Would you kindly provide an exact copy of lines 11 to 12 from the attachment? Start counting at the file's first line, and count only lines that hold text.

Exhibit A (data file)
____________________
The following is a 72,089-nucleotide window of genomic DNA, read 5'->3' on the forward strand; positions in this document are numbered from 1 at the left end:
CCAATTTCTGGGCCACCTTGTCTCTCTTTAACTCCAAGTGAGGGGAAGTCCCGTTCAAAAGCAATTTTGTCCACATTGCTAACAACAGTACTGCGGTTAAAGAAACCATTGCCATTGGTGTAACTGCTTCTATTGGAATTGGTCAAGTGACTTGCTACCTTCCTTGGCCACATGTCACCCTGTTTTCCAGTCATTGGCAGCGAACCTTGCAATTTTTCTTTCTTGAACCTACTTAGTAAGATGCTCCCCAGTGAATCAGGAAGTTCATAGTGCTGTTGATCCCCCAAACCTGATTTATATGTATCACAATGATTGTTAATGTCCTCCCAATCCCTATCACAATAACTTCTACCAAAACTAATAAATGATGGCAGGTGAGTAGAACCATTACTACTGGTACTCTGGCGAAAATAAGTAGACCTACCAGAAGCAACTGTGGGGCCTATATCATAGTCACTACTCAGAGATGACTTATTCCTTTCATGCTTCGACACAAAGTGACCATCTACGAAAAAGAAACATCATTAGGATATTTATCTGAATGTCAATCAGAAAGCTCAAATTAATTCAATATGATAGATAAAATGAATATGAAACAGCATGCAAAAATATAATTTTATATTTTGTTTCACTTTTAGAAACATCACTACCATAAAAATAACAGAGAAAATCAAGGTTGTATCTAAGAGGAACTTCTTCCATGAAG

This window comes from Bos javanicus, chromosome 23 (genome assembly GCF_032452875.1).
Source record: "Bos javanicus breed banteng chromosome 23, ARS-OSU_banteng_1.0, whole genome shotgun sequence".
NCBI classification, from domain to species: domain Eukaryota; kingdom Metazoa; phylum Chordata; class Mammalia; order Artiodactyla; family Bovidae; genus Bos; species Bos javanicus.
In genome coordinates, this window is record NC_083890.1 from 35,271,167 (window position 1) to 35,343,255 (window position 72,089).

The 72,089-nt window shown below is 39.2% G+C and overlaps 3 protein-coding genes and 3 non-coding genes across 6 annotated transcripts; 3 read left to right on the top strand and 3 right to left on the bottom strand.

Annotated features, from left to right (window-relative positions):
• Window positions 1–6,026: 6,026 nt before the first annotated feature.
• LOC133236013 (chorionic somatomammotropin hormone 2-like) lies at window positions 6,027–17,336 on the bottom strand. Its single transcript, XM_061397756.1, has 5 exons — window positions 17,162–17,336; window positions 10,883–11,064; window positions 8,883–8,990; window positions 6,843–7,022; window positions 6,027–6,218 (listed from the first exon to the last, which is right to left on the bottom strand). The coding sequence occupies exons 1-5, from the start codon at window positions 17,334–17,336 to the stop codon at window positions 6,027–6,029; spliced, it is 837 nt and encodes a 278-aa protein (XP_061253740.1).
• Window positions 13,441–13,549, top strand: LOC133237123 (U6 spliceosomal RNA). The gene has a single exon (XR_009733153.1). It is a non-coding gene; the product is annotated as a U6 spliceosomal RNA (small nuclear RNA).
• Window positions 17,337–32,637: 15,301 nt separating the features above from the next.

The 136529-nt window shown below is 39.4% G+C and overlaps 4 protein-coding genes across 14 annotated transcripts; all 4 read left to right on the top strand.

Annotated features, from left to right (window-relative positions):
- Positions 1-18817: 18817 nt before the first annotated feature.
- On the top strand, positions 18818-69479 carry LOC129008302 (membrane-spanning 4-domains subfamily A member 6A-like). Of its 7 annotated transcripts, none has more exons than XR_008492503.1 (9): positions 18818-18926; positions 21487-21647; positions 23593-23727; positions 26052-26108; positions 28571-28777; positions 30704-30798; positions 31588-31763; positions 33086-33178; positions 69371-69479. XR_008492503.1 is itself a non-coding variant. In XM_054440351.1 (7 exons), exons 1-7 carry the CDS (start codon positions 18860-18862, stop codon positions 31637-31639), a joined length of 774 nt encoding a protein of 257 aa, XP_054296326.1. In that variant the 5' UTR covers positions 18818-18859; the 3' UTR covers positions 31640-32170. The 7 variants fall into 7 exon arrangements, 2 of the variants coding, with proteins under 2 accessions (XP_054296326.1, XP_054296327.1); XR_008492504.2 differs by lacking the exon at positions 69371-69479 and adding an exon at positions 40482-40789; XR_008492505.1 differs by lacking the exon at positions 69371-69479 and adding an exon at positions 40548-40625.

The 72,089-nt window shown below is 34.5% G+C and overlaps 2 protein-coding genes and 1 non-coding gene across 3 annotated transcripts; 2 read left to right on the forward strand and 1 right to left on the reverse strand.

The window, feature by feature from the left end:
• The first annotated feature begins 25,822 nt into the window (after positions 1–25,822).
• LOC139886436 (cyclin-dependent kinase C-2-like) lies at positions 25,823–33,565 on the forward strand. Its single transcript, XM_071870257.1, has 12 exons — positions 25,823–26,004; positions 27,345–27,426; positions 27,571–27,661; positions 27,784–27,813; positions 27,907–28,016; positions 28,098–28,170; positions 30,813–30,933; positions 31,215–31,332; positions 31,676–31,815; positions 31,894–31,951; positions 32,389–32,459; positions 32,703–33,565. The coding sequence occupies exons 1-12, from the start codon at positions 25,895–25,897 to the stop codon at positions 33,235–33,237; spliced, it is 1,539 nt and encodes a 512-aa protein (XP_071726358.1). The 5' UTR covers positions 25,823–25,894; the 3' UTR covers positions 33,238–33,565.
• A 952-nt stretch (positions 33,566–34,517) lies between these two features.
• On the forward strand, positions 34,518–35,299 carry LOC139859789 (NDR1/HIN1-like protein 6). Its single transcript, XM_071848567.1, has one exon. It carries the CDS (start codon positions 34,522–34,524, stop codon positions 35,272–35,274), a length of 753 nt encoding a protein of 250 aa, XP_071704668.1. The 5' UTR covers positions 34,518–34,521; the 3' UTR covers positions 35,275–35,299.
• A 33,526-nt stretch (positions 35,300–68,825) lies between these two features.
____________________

• Window positions 13,441–13,549, top strand: LOC133237123 (U6 spliceosomal RNA). The gene has a single exon (XR_009733153.1). It is a non-coding gene; the product is annotated as a U6 spliceosomal RNA (small nuclear RNA).
• Window positions 17,337–32,637: 15,301 nt separating the features above from the next.